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On 30-Dec-06, at 9:07 PM, Aladdin Lampé wrote:

Hi all,

In other programming languages, I used to declare objects before loops in order not to re-create one at each loop, for instance in Java :
MyObject hello =;
// use and reuse 'hello' here, without the overhead of recreating the object at each loop

In Lua, I often do the same:
local a = ""
for ...
a = ... -- use variable a, change its value, etc. (here variable 'a' is 'non-local' thus with no indexed search)

Would it be better Lua programming (in terms of *speed* optimization) to do directly:
local a = ... -- because here the variable 'a' is local and not 'non-local', thus very quickly resolved (indexed) even if recreated at each loop

Thank you for your thoughts and comments about it!

You'll find it quicker (and, imho, more readable) to use the second idiom, particularly if the variable is being assigned to the result of a function call.

In any event, no "object" is created by declaring a variable local. In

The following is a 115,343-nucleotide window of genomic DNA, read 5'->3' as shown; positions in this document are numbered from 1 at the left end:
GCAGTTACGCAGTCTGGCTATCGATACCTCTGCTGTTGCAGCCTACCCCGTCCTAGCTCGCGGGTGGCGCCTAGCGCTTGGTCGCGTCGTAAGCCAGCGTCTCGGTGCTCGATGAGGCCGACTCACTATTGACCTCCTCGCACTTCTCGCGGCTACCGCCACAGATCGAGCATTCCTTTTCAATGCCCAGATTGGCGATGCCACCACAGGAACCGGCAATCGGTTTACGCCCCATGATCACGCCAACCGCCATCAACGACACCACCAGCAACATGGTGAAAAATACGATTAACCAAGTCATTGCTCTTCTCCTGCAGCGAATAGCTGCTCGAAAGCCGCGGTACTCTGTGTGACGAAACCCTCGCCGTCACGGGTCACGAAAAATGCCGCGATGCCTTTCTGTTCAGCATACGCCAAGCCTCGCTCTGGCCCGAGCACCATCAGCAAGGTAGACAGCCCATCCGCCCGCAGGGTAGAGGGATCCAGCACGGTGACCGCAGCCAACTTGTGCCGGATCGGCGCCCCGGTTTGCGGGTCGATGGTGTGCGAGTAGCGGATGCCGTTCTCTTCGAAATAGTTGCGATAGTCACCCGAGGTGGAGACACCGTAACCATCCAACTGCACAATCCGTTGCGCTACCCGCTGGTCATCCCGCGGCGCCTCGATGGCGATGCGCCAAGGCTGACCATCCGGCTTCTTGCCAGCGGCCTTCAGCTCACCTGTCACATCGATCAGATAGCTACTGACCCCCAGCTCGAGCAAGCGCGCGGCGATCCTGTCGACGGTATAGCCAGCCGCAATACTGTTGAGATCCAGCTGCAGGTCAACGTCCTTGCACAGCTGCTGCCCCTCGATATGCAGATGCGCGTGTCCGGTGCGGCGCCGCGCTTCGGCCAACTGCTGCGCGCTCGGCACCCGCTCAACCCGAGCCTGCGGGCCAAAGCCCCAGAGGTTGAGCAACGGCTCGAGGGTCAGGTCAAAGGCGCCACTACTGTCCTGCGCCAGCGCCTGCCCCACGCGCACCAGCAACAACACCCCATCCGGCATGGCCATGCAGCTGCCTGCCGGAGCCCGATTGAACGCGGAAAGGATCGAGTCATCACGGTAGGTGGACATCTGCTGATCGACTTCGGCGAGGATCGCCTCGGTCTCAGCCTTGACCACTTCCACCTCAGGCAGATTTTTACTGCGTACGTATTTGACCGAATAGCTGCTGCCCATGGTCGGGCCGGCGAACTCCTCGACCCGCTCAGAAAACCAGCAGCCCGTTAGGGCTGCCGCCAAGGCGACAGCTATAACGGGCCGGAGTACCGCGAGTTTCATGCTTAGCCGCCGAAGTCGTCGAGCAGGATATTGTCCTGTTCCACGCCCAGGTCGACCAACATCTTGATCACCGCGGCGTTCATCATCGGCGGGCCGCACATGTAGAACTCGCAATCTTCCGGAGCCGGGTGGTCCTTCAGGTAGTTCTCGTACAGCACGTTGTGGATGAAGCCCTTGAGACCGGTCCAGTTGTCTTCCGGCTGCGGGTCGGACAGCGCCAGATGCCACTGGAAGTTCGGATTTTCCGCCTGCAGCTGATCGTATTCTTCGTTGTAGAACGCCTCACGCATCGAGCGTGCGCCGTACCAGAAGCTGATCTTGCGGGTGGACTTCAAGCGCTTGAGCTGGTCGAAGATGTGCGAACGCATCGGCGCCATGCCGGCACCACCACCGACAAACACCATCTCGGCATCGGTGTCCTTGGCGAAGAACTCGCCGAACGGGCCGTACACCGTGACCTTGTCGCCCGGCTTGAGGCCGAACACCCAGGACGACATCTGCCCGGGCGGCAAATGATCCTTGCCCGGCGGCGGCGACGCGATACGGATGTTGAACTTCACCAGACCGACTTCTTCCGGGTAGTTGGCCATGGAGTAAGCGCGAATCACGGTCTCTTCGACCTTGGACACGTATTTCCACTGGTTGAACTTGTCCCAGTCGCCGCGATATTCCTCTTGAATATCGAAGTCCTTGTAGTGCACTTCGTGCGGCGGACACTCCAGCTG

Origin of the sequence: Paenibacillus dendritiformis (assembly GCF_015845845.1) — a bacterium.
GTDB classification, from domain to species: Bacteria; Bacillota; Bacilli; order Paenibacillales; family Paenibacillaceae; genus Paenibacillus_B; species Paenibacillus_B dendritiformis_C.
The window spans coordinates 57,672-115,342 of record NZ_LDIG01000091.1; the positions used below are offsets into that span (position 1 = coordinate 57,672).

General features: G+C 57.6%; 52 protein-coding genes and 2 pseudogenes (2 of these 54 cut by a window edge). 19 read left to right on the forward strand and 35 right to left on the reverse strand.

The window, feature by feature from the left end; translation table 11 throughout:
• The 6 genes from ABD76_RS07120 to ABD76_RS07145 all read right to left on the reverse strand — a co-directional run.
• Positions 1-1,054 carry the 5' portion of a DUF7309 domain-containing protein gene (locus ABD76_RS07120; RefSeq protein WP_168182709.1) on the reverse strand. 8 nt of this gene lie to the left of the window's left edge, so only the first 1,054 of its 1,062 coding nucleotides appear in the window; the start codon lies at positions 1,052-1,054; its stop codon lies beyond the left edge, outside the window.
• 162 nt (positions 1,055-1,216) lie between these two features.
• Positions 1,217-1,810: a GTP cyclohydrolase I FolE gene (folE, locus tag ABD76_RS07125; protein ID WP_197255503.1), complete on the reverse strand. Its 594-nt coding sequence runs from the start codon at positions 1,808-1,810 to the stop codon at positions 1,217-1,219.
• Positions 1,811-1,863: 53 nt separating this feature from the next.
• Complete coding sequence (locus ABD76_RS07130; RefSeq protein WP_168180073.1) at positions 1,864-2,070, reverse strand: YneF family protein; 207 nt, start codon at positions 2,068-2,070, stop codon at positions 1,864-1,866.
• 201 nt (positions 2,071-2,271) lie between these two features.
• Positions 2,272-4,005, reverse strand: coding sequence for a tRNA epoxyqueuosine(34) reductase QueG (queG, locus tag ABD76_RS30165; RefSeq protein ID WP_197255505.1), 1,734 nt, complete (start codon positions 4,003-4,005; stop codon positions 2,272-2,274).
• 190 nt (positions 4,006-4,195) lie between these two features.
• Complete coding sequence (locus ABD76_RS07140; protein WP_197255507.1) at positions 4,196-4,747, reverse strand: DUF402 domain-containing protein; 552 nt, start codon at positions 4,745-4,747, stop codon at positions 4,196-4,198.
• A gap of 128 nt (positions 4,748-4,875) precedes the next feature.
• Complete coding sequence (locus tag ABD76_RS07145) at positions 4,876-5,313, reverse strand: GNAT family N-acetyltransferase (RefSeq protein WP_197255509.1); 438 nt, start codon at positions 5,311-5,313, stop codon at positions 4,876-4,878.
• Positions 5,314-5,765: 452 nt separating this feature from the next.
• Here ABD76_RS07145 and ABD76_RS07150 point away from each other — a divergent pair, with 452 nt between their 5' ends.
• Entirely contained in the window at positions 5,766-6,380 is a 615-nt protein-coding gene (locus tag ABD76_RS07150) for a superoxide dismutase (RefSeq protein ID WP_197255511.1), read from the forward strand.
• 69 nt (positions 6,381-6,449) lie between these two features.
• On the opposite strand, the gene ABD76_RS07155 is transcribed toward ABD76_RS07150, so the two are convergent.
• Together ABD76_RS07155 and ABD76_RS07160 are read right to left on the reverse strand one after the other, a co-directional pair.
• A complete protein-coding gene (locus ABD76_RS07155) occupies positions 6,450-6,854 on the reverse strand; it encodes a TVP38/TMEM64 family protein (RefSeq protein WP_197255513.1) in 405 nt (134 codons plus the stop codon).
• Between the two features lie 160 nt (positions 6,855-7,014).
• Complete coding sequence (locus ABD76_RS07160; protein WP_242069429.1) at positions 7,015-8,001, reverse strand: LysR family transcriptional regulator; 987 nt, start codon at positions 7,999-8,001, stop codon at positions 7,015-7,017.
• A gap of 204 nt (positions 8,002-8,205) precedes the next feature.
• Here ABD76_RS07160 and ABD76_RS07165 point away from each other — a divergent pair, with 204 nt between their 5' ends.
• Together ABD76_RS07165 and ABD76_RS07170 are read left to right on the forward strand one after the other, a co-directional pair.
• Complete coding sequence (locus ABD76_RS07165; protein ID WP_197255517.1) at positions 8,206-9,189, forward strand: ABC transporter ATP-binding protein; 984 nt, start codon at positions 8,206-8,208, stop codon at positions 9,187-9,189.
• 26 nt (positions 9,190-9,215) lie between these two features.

the usage:

local a = ""
for i, w in ipairs(t) do
  a = "(" .. w .. ")"
  -- do something with a

The initial string assigned to a is simply thrown away when a is reassigned. So you're not saving anything; all you're doing is
needlessly assigning a to the empty string (which doesn't use up
much time, since the string already exists).

On the other hand, if the usage were:

local a, b
for i, w in ipairs(t) do
  a, b = w:match"(%a*)(%d*)"
  -- do something with a and b

you'll end up incurring two VM move operations in each loop, which
could be avoided by the more natural:

for i, w in ipairs(t) do
  local letters, digits = w:match"(%a*)(%d*)"
  -- do something, etc.